St Johnstone 0 - 2 Aberdeen: Graeme Shinnie double earns win for Dons

There’s been an awful lot of talk about the man in the middle of park in recent days. There was even more of it after this game, but to the relief of almost everyone it’s pleasing report that it was a tour de force by Aberdeen midfielder Graeme Shinnie that had folks talking.
Aberdeen's Graeme Shinnie celebrates. Pic: SNS/Craig WilliamsonAberdeen's Graeme Shinnie celebrates. Pic: SNS/Craig Williamson
Aberdeen's Graeme Shinnie celebrates. Pic: SNS/Craig Williamson

His two masterfully taken goals in either half which won this game for the Pittodrie men were only half of it. In modern football parlance he bossed this one.

It was more than enough to ensure that Derek McInnes’s side have now equalled a club record in winning seven on the trot away from home and tunes them up nicely for another attempt to making it to the Scottish Cup semi-finals when they meet Rangers next weekend. The rivalry with the Ibrox side also extends to vying for second place in the Premiership and this victory turns up the heat in that contest as well.

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“We knew the difficulty of the task coming here”, reflected McInnes, “but once we got in front, we weren’t always comfortable but I thought we were in charge of the game. We would have kicked ourselves if we hadn’t got that second goal but when Shinnie scored it we looked like a very experienced team and managed the game.”

On Shinnie’s contribution and speculation over his future at the club he added, “Understandably he’s got a lot to consider at the minute. What is clear is his pride in being an Aberdeen player and his love of being Aberdeen captain, the adoration of the supporters towards him and him towards them. There’s a connection there.”

Only in the opening stages did the Pittodrie side look less than convincing as St Johnstone, clearly out to saviour the delight of a win bonus once again after a difficult sequence of fixtures and results, started forcefully. There was a genuine hunger about them early on and they were to rue the fact that they didn’t get their noses in front while Aberdeen still seemed to be sizing them up.

Matt Kennedy had clear sight of goal in the visitors’ box after only five minutes, but he hesitated allowing Andrew Considine to whip it away. It was to be a recurring tale in the first half with Chris Kane seeing an even better opening obliterated by a last gasp challenge by the omnipresent Shinnie later on.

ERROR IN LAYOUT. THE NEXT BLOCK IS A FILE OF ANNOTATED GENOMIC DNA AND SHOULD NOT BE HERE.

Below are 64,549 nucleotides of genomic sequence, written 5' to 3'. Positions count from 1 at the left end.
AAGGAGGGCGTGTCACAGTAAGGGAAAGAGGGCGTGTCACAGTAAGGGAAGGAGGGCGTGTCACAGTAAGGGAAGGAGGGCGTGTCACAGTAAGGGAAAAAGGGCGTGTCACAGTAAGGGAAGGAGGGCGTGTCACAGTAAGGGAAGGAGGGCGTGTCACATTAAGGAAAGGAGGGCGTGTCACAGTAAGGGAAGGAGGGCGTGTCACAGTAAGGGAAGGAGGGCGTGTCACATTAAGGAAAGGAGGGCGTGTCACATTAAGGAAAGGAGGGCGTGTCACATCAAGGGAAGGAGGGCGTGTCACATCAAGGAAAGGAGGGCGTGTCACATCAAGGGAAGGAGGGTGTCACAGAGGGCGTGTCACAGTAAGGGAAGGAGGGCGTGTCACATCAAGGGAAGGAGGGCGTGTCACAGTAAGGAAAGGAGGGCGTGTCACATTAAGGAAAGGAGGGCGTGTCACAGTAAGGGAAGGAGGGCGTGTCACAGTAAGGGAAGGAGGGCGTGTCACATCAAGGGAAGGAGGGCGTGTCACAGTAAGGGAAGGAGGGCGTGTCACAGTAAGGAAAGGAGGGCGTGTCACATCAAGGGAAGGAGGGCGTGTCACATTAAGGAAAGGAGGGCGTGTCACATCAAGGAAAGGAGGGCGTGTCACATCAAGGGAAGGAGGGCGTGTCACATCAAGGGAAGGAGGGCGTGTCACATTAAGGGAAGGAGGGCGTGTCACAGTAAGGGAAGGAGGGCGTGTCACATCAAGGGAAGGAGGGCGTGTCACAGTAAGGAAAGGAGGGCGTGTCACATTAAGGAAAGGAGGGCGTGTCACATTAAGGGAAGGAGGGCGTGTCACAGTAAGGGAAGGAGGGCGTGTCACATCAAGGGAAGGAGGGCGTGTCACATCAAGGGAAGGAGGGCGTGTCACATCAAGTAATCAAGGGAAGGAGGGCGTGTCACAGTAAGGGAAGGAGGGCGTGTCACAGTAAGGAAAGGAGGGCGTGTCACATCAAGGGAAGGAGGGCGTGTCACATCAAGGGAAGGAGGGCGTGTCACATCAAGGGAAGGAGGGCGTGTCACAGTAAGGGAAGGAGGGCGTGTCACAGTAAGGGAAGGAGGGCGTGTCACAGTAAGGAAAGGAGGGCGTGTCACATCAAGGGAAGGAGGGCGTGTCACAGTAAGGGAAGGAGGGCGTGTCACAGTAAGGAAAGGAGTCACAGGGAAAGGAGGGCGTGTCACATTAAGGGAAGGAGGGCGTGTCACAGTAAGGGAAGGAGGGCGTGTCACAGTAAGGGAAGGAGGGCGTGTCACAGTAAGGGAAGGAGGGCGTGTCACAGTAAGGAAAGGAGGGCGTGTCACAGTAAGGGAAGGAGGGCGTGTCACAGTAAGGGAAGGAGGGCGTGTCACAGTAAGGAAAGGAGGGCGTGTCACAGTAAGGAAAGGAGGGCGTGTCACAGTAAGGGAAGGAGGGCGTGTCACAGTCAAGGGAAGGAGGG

The hosts didn’t help themselves however with a series of corners that were so unthreatening that they may as well have been smothered in gift wrapping as Joe Lewis nonchalantly plucked them out of the air. There was also an element of the self-inflicted about the breakthrough goal which saw possession cheaply conceded in the midfield by the Perth men and then Sean Goss wrong-footed by Shinnie’s nimble manoeuvring. However there could be no quibbling about the quality of the low angled shot which was then dispatched into the corner of Cammy Bell’s net.

It arrived out of nowhere and for all the nice passages of play they spliced together around the pitch the visitors didn’t carve out that many more chances before the interval aside from a booming Gary Mackay-Steven shot that Bell was relieved to palm away.

Though it wasn’t exactly incidents by the score there was always an edge to the proceedings. There were some pretty robust challenges that had the occupants of both technical areas leaping around with arms flailing like windmills. However match referee Euan Anderson did his bit for the reputation of under-fire Scottish officials by doing well to keep a lid on it.

If anything Aberdeen emerged after the interval looking leaner and meaner than they had in any of those earlier feisty exchanges. Imposing a stranglehold they went in search of the killer second goal and would surely have claimed it if were not for some tidy interventions from Saints’ highly impressive centre half Jason Kerr.

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On many other afternoon’s such composed defending would have made Kerr the standout player on the field. However he was eclipsed by the coruscating Shinnie. In command of the midfield and picking out colleagues with precision passes, he crowned his day with a finish that was perhaps even more sublime than his opener, arrowing in drive from 25 yards to wrap things up.

“If you make mistakes like we did, give the ball away cheaply like we did, you end up making it a hard afternoon for yourself” was St Johnstone manager Tommy Wright succinct post-mortem.